On the 30 April 1881, Frederick Alderton, Gentleman of Brentwood, Essex, purchased the copyhold tenure of the the Clay Hill land and buildings from Bramston Baker for the sum of £7,500 and was duly admitted as a manorial tenant. By a transaction of the 31 October 1881 The Trustees of the Settled Estates of Sir William Michael Curtis enfranchised the Clay Hill land freeing it from copyhold and sold it to Frederick Alderton, at the sum of £1,178, who became the freeholder.
In the purchases of the copyhold and freehold of the Clay Hill land, Alderton had acted as trustee for John Edward Ford, Gentleman of East India Dock Road, who had funded both of the transactions. On the 30 December 1881, Alderton conveyed the enfranchised land to Ford for the nominal consideration of ten shillings.
The parcels of land at Clay Hill were in the shape of an inverted triangle with (on present day references) the northern perimeter extending from the Ash path east along the north side of Devonshire Hill Lane continuing down Mayfair Gardens to the Great Cambridge Road, turning south to the junction with Compton Crescent then bearing north west following Compton Crescent (the original route of White Hart Lane), past Piper's Court, alongside the Ash path meeting again with the northern perimeter.
In the Indenture of Enfranchisement of the 31 October 1881 the parcels of land are described as:-
"All that customary messuage and tenement with the barns stables outbuildings appurtenances thereunto belonging situate at Clay Hill in the Manors aforesaid together with the several pieces or parcels of land thereunto belonging containing together by estimation Twenty five acres and nineteen poles formerly in the occupation of William Heath and now of Robert Rowley Chapman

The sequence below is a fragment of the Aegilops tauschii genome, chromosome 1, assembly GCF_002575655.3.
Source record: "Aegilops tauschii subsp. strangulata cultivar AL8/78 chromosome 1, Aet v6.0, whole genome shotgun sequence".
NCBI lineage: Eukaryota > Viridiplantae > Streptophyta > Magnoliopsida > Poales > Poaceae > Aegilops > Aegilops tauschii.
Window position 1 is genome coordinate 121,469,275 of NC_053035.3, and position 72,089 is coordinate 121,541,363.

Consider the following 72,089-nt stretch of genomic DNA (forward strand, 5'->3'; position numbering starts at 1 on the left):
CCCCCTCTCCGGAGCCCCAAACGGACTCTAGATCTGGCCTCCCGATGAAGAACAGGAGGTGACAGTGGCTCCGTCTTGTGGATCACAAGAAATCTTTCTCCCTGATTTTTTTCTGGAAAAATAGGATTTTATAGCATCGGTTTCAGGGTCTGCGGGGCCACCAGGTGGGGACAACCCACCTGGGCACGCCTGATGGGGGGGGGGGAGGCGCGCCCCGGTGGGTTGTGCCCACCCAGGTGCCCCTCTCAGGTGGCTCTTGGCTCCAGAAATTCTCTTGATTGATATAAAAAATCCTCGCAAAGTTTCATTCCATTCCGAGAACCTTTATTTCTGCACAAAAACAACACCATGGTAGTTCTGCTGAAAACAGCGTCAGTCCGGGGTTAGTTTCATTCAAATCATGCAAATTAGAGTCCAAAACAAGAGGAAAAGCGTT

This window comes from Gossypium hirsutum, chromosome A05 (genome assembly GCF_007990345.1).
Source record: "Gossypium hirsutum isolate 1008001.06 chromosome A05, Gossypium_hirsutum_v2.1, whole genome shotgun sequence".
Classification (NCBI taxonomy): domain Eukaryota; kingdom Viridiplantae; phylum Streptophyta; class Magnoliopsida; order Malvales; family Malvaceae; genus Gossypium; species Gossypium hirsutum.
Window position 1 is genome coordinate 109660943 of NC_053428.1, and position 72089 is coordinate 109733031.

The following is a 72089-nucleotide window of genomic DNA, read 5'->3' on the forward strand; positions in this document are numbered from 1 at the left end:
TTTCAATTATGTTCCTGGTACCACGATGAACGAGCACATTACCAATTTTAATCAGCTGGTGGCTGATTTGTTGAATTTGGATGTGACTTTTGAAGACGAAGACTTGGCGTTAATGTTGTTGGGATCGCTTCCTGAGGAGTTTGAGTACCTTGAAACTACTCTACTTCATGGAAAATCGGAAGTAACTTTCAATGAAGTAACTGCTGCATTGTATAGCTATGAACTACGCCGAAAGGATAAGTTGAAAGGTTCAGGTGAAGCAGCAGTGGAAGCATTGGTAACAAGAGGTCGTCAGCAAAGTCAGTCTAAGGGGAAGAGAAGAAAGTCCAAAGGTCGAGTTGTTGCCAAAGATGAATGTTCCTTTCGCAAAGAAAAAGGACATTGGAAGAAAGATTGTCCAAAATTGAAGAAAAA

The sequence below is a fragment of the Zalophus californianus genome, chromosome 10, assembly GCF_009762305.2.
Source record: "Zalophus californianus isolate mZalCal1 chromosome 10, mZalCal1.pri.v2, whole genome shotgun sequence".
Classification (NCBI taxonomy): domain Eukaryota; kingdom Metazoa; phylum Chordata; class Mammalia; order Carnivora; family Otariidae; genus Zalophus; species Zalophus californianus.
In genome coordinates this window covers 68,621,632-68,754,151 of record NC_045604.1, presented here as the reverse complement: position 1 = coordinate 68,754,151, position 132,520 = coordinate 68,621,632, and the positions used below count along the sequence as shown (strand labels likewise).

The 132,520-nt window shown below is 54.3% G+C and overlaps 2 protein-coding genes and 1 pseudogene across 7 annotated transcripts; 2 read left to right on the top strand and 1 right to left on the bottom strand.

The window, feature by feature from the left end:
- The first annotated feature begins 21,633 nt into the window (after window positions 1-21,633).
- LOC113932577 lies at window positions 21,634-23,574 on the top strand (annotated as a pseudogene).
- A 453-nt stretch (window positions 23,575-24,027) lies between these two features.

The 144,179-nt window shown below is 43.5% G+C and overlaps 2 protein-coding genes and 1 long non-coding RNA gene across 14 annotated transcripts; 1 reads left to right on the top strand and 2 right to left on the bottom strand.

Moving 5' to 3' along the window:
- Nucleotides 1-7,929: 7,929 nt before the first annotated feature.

And also that cottage with the garden and appurtenances thereunto belonging formerly in the tenure or occupation of Samuel Richards and now of James Sadler which said cottage adjoins the said messuage or tenement lands or premises situate at Clay Hill aforesaid [as from mortgage deed 2 January 1882 "all of such premises were subsequently in the occupation of Joseph Fletcher or his under tenants" was added]
And also that customary messuage or tenement with barns stables outbuildings and appurtenances thereunto belonging situate at Clay Hill within the said Manors together with the two pieces or parcels of land and formerly three pieces thereto belonging and nearly adjoining containing by estimation Ten acres three roods and eighteen perches as the same were formerly in the tenure or occupation of John Thompson and now of the said Robert Rowley Chapman with the exception of a small paddock thereof containing by admeasurement Three roods and thirty one poles in the occupation of the said James Sadler"
In addition to the above land, the conveyance from Alderton to Ford of the 30 December 1881 included:-
"Firstly all that piece or parcel of land situate at Tottenham in the County of Middlesex containing by admeasurement one rood five perches forming a portion of the abandoned channel or bed of the New River and bounded on each side by the lands hereafter described and intended to be hereby granted Together with pipes fences and bridge in or upon the said piece or parcel of land"
The Clay Hill land was the subject of several transactions over the following years many of them again involving John Edward Ford who also leased land in White Hart Lane for brickmaking to Samuel(1) in 1894. His addresses on the various documents are: